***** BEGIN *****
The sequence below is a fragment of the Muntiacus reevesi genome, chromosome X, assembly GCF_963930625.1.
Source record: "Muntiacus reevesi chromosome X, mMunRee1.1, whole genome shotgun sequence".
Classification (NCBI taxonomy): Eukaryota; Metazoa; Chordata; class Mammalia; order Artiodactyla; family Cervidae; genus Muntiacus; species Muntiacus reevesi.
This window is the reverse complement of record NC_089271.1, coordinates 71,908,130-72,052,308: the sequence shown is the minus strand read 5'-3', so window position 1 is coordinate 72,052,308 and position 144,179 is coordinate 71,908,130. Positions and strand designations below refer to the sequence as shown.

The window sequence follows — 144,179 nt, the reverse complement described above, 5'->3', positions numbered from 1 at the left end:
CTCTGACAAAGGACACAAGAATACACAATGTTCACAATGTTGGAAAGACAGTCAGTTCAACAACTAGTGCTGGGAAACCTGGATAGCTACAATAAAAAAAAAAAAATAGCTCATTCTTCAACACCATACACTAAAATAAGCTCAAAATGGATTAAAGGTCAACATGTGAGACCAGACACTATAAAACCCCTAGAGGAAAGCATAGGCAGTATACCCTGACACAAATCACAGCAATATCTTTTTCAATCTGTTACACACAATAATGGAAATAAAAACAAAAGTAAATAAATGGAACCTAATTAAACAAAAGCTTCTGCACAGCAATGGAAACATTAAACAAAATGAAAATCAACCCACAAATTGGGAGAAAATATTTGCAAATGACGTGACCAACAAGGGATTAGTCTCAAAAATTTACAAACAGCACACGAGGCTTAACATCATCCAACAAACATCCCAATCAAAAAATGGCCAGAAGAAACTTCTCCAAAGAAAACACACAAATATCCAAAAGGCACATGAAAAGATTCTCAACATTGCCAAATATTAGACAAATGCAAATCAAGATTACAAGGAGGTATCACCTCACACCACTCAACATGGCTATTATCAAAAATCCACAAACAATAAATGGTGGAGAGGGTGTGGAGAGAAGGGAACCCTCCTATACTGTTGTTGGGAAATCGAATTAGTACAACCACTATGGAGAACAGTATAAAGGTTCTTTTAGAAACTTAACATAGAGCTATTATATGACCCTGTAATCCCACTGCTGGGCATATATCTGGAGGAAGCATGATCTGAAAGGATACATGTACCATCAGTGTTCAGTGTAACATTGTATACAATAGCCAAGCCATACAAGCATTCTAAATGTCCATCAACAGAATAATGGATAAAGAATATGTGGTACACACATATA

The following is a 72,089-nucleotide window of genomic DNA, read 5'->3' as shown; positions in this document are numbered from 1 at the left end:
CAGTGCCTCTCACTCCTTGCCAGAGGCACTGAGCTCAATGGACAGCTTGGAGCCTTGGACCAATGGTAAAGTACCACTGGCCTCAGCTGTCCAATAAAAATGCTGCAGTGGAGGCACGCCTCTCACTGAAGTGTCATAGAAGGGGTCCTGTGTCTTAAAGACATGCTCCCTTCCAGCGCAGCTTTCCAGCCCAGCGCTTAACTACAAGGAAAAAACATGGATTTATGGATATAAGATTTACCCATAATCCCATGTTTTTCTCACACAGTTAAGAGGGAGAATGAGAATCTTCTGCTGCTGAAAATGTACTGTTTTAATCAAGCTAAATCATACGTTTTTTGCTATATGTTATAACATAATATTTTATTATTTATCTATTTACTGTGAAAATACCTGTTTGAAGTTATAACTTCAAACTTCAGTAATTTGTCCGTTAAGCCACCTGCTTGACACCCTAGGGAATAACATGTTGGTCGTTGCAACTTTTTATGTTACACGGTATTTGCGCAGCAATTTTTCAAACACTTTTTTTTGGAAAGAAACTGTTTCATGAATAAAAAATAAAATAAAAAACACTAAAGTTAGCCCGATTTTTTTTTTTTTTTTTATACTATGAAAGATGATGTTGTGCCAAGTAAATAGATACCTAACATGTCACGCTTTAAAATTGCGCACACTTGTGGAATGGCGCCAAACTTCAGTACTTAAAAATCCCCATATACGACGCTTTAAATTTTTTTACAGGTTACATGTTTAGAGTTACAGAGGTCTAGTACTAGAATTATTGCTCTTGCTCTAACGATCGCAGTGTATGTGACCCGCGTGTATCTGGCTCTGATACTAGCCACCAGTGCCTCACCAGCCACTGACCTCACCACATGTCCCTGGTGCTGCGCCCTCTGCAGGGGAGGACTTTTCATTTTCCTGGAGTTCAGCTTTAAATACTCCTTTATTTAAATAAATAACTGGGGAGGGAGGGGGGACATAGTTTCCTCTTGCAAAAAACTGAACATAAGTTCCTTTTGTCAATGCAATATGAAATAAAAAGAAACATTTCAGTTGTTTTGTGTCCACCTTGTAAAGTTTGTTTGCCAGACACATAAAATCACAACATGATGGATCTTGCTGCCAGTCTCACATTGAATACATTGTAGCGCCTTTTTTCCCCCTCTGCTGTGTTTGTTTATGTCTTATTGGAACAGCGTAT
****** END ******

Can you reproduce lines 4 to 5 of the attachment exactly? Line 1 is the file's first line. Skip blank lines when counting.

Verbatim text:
This window is the reverse complement of record NC_089271.1, coordinates 71,908,130-72,052,308: the sequence shown is the minus strand read 5'-3', so window position 1 is coordinate 72,052,308 and position 144,179 is coordinate 71,908,130. Positions and strand designations below refer to the sequence as shown.

The window sequence follows — 144,179 nt, the reverse complement described above, 5'->3', positions numbered from 1 at the left end: